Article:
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We’re AND — a positive voice for American military women.


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Women have served in all American conflicts. It’s been 60 years since women became official, permanent members our military services. 


Today, women are a vital, irreplaceable part of our all-volunteer forces.  They have served — often in harm’s way — with distinction alongside their brothers and, unfortunately, all-too-many including those represented in our Gallery of Heroines have made the ultimate sacrifice in service to our country.



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A non-profit, tax-exempt educational organization comprised of veterans from all service branches and concerned civilians, AND collects the facts and figures – factual, thoughtful, objective information – on US military women and provides them to scholars, the media, national decision makers and the public.


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A full partnership between women and men strengthens America's military.

Military readiness and mission accomplishment are of critical importance.

Excellence in performance is required from all who serve in the armed forces, regardless of gender.

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AND covers the backs of military women, encouraging and promoting the vital role of military women in our nation's defense.


AND brings organizations and individuals together to continually monitor the accomplishments of American military women and the level of support they receive from their services. And we spread the word so everyone can better understand their sacrifices and the often unique challenges military women face in their services and in their lives.


We hope you will find this site a valuable resource on the status of and issues effecting military women.


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The Ninth Edition of Women in the Military — Where They Stand is now available in both print and electronic formats.

The publication, pioneered by The Women's Research and Education Institute (WREI), was prepared in 2014 by the Alliance for National Defense with the assistance of long-time editor, Capt. Lory Manning, USN (Ret.).

It includes information on active duty, reserve and Guard forces and on women veterans as well as updated statistics and a chronology of important policy and legislative milestones including a detailed listing of developments in the area of sexual assault and harassment.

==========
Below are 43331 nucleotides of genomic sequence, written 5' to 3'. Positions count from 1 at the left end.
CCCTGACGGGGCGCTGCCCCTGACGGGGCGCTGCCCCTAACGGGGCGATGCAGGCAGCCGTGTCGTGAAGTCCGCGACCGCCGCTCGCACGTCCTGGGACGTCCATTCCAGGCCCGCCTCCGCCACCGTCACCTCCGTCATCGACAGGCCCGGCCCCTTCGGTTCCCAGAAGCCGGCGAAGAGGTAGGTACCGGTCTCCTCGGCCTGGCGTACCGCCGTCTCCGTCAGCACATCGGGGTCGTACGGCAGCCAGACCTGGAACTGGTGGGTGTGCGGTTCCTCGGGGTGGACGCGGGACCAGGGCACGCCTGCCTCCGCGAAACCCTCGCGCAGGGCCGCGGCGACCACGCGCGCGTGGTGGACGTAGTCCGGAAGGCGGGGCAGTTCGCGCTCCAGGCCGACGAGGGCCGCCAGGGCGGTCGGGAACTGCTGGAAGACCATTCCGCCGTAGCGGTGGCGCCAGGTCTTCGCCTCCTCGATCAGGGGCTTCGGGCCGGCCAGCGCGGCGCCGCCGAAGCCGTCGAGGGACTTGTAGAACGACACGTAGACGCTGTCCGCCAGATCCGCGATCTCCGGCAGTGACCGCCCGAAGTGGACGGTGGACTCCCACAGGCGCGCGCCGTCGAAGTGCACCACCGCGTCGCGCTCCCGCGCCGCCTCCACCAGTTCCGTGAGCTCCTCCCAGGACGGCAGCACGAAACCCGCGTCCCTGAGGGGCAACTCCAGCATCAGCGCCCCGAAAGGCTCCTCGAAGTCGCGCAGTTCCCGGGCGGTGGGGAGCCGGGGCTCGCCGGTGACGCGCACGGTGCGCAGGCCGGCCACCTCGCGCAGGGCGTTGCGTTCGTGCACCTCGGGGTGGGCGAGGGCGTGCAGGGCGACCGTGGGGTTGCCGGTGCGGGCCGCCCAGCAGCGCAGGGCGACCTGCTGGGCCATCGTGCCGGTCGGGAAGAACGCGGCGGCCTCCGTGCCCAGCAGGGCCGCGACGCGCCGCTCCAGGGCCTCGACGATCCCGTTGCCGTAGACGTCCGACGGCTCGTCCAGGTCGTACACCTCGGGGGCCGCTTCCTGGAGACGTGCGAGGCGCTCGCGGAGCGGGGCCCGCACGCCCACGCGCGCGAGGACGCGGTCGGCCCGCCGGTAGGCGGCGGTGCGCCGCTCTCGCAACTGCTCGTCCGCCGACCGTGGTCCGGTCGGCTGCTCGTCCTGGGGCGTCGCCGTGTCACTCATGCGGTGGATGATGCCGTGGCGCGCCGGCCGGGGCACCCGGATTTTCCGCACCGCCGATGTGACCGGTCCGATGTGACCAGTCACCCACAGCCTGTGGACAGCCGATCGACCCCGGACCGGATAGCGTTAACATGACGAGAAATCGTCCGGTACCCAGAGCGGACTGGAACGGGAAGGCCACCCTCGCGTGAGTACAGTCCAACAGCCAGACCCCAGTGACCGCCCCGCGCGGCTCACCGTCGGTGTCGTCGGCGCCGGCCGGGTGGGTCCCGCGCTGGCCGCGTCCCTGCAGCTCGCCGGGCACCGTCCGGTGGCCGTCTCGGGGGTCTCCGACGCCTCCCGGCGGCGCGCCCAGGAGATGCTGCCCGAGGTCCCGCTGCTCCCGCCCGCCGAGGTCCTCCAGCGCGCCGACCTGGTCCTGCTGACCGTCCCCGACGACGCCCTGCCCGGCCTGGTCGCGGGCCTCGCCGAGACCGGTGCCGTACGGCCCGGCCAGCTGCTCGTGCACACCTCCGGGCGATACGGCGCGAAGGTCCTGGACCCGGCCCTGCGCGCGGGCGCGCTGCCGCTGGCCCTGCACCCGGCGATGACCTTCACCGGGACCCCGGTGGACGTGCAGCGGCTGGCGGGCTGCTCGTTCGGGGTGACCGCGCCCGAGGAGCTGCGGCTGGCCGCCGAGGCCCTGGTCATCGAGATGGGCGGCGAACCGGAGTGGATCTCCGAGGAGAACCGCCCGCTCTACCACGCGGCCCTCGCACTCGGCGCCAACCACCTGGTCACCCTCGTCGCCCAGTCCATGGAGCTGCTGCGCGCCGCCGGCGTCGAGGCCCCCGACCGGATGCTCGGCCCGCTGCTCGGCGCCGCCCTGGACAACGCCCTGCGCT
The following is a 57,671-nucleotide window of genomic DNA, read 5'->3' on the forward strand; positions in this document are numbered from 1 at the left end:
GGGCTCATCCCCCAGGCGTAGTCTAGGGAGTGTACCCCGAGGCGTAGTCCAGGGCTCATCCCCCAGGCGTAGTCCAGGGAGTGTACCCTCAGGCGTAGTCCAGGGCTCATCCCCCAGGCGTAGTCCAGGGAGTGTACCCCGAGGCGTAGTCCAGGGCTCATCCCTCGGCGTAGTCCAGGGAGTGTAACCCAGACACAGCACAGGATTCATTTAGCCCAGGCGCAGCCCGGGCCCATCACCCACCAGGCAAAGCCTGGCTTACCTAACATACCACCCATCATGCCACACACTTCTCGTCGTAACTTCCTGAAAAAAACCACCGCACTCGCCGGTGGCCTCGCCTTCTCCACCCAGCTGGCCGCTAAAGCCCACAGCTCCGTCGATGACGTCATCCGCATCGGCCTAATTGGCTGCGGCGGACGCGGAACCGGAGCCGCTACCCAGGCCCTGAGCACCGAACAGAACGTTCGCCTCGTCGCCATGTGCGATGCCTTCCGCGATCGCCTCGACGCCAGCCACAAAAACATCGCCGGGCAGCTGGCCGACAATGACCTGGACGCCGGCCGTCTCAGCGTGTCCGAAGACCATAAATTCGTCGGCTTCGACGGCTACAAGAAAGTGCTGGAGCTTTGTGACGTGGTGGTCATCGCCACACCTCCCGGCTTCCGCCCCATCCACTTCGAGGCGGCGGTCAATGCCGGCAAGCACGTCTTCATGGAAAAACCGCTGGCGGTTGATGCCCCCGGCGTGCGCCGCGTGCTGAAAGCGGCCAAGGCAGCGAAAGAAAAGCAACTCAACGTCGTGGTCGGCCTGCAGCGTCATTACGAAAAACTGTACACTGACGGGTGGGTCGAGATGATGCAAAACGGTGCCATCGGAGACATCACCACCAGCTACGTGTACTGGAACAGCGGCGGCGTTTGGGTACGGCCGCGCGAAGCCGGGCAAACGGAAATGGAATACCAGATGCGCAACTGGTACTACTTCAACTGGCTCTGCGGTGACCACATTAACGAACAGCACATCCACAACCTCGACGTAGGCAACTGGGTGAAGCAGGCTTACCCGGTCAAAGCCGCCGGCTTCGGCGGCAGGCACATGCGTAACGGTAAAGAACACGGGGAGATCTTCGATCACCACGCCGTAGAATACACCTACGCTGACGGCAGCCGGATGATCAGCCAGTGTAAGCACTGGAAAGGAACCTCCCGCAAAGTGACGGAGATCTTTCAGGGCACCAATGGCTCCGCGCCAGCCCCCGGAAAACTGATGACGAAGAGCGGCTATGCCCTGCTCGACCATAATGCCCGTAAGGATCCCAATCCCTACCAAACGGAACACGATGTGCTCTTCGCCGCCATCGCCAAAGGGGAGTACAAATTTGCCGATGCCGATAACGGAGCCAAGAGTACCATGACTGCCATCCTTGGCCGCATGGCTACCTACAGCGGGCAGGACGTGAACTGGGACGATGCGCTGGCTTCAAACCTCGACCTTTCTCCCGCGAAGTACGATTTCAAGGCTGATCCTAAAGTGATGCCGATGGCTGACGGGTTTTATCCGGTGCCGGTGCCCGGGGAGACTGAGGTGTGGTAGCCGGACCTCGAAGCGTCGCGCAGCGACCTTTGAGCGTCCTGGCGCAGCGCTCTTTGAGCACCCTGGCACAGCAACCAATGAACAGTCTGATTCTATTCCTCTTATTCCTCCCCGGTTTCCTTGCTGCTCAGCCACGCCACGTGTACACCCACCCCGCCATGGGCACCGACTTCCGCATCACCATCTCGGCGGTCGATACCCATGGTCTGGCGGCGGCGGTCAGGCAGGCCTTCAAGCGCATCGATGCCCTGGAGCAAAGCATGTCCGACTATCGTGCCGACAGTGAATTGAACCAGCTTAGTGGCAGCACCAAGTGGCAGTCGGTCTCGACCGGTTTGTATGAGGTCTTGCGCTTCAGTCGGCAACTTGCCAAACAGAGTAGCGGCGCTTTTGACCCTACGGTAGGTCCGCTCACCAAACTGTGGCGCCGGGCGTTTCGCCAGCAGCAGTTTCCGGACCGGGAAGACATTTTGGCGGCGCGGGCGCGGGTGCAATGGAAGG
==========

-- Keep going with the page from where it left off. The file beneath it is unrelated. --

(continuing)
Publication of the Ninth Edition was delayed by unprecedented foot-dragging by the Department of Defense in honoring or indeed acknowledging Freedom of Information Act requests for relevant data.

The September 30, 2012 figures included in this edition were requested in Fall 2012; the request was fulfilled nearly two years later in August 2014.

AND is hard at work to break this logjam; the publication will be updated with new data as soon as such information becomes available.

This Ninth Edition is made possible through most generous financial support from Robert M. Kaufman and the Jane and Seymour Kelley Fund of the New York Community Trust.

This support makes it possible to offer the electronic version of Women in the Military free of charge to all interested parties and printed copies by mail for the cost of postage.

To order a print edition, please visit the page  

To download the electronic edition, please visit this page










Women in the Military—Where They Stand

Now Available in Print, Electronic Format

Enough already with spurious allusions to ‘unit cohesion’  in support of sex offenders and to oppose force integration!

Few knowledgeable in the art of war dispute that ‘unit cohesion’ is an essential element in successful accomplishment of military missions. But one doesn’t have to be a conspiracy buff to wonder if this tried and true precept has been hijacked by those whose avowed goal is to keep women out of all-male preserves and to justify unjustifiable acts of sexual assault and harassment.

It wouldn’t be the first time this has happened. Indeed, ‘unit cohesion’ —  then pushing the now thoroughly discredited proposition that ‘folks won’t fight if they share a fox hole with persons of color’ —  was a common canard supporting racial segregation in the services.

Yet today, a new, but equally corrupted version of ’unit cohesion’ is being dragged out:

Full integration of women into combat forces?  Oh, no!  That would adversely affect the unit cohesion of elite units presumably leaving our troops easy prey for units where gender apartheid is strictly enforced. (See Page 5 for more debate on this issue.)

It is in the area of sexual assault prevention that ‘unit cohesion’ is being misappropriated in a particularly unsavory manner.

Eliminate the ‘good soldier defense?’ Nope, bad for unit cohesion. Take away commanding officers’ powers to decide on prosecution of alleged rapists or to throw out convictions of convicted sex offenders?  Heavens, no! That would destroy unit cohesion! Censure a special victims counsel for asking a senator to provide more effective tools to get her job done.  Sure, such talk is bad for unit cohesion.

One can only hope that those who evoke this argument don’t really think that rape and gender segregation are essential elements of unit cohesion. But, sadly, it’s difficult to be certain.

AND Editorial

Unit Cohesion:  Just Another Way of

Saying ‘No Women Need Apply’?

AND Positive Voice Award winner and former DACOWITS member Robert M. Kaufman has been elected to the Alliance’s board of directors.